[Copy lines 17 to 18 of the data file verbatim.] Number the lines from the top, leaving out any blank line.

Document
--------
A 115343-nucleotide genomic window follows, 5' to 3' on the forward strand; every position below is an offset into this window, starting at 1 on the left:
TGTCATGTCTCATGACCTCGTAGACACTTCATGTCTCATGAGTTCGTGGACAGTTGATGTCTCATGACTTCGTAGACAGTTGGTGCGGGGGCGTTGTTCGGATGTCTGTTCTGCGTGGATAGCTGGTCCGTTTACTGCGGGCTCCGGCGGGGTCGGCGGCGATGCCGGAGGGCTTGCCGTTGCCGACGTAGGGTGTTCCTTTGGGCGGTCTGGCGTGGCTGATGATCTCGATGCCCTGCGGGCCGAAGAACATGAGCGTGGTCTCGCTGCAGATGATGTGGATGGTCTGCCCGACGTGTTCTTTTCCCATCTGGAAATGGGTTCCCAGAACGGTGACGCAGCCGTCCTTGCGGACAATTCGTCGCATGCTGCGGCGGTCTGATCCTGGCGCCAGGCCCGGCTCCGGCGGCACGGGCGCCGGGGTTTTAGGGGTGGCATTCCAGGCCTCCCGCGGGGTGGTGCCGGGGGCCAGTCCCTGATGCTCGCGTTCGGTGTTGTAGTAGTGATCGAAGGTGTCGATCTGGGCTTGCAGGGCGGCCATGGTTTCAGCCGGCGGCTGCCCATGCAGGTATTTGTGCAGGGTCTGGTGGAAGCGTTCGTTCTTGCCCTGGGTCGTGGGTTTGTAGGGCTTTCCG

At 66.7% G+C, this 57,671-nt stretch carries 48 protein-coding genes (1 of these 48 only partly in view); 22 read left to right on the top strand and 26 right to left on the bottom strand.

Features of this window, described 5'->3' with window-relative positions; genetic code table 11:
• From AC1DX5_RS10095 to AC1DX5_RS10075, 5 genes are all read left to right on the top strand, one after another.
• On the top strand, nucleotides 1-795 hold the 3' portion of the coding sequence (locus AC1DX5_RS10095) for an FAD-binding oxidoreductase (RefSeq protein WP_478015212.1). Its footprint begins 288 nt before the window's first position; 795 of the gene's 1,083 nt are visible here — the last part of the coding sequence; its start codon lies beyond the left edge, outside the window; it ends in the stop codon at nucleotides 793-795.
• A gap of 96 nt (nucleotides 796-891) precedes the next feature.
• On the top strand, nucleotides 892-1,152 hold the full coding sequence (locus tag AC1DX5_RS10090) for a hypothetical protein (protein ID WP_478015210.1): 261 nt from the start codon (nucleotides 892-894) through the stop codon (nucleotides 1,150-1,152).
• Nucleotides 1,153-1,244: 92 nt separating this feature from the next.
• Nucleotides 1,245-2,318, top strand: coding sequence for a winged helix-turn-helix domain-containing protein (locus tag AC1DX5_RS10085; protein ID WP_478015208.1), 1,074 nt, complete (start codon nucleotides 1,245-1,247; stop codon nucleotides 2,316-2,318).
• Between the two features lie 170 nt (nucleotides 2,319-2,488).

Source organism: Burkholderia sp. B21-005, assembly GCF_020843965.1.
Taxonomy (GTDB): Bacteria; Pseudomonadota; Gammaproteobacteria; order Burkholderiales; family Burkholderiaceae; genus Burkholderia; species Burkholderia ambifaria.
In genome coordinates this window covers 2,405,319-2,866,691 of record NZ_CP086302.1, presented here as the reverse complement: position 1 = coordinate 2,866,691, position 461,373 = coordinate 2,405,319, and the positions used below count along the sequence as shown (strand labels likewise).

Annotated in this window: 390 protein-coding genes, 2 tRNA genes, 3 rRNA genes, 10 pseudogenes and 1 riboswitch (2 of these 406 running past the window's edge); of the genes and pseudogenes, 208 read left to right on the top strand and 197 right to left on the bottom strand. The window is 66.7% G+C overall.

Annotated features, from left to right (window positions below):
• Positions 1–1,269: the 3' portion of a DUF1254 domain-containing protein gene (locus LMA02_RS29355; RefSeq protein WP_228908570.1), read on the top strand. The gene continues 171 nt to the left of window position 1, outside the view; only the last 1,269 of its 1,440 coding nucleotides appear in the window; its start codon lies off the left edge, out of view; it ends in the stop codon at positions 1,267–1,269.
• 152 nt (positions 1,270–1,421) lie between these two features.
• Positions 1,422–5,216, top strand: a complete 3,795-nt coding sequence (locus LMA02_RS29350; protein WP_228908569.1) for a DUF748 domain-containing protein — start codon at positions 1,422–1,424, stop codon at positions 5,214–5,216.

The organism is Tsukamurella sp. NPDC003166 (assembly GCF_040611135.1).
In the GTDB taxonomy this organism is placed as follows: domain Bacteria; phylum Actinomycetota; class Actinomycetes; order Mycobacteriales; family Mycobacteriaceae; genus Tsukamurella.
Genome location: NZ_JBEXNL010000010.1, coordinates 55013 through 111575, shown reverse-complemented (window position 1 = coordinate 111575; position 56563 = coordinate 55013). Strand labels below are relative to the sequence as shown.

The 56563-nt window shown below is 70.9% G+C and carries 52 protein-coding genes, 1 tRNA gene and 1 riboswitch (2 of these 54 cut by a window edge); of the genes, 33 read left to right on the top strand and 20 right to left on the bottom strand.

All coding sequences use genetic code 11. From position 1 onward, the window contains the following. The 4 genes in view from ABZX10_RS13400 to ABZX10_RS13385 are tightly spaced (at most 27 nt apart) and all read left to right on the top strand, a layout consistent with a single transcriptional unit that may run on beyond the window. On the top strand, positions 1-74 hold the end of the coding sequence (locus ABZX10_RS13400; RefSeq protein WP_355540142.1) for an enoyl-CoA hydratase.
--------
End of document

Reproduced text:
• Positions 1–1,269: the 3' portion of a DUF1254 domain-containing protein gene (locus LMA02_RS29355; RefSeq protein WP_228908570.1), read on the top strand. The gene continues 171 nt to the left of window position 1, outside the view; only the last 1,269 of its 1,440 coding nucleotides appear in the window; its start codon lies off the left edge, out of view; it ends in the stop codon at positions 1,267–1,269.
• 152 nt (positions 1,270–1,421) lie between these two features.